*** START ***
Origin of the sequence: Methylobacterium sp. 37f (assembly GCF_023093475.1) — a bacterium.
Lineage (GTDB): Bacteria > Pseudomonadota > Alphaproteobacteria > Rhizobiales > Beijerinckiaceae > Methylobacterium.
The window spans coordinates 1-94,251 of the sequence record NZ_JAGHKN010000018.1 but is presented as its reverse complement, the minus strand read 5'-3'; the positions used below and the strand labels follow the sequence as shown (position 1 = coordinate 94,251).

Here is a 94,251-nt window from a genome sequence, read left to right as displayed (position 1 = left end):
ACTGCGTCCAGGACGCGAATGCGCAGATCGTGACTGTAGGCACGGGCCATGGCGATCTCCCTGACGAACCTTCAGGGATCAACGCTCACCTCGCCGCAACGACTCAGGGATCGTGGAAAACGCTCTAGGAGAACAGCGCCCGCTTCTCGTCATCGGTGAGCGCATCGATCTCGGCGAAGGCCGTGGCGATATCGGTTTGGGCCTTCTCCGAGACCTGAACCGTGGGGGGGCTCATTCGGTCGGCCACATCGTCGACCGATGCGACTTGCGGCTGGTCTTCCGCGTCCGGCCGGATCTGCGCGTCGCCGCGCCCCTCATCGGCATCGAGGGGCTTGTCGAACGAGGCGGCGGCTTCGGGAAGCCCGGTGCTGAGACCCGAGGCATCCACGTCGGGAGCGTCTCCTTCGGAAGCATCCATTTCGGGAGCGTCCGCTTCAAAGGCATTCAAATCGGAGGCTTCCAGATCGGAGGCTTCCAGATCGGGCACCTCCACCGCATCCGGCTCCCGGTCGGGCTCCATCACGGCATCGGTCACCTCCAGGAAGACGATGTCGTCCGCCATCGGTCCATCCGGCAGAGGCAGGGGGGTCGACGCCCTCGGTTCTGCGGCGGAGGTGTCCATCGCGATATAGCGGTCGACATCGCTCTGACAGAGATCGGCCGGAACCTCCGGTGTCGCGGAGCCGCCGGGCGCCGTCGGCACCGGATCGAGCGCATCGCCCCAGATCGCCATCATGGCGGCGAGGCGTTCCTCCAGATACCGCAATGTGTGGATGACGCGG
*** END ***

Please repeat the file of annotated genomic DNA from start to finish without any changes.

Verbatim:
Origin of the sequence: Methylobacterium sp. 37f (assembly GCF_023093475.1) — a bacterium.
Lineage (GTDB): Bacteria > Pseudomonadota > Alphaproteobacteria > Rhizobiales > Beijerinckiaceae > Methylobacterium.
The window spans coordinates 1-94,251 of the sequence record NZ_JAGHKN010000018.1 but is presented as its reverse complement, the minus strand read 5'-3'; the positions used below and the strand labels follow the sequence as shown (position 1 = coordinate 94,251).

Here is a 94,251-nt window from a genome sequence, read left to right as displayed (position 1 = left end):
ACTGCGTCCAGGACGCGAATGCGCAGATCGTGACTGTAGGCACGGGCCATGGCGATCTCCCTGACGAACCTTCAGGGATCAACGCTCACCTCGCCGCAACGACTCAGGGATCGTGGAAAACGCTCTAGGAGAACAGCGCCCGCTTCTCGTCATCGGTGAGCGCATCGATCTCGGCGAAGGCCGTGGCGATATCGGTTTGGGCCTTCTCCGAGACCTGAACCGTGGGGGGGCTCATTCGGTCGGCCACATCGTCGACCGATGCGACTTGCGGCTGGTCTTCCGCGTCCGGCCGGATCTGCGCGTCGCCGCGCCCCTCATCGGCATCGAGGGGCTTGTCGAACGAGGCGGCGGCTTCGGGAAGCCCGGTGCTGAGACCCGAGGCATCCACGTCGGGAGCGTCTCCTTCGGAAGCATCCATTTCGGGAGCGTCCGCTTCAAAGGCATTCAAATCGGAGGCTTCCAGATCGGAGGCTTCCAGATCGGGCACCTCCACCGCATCCGGCTCCCGGTCGGGCTCCATCACGGCATCGGTCACCTCCAGGAAGACGATGTCGTCCGCCATCGGTCCATCCGGCAGAGGCAGGGGGGTCGACGCCCTCGGTTCTGCGGCGGAGGTGTCCATCGCGATATAGCGGTCGACATCGCTCTGACAGAGATCGGCCGGAACCTCCGGTGTCGCGGAGCCGCCGGGCGCCGTCGGCACCGGATCGAGCGCATCGCCCCAGATCGCCATCATGGCGGCGAGGCGTTCCTCCAGATACCGCAATGTGTGGATGACGCGG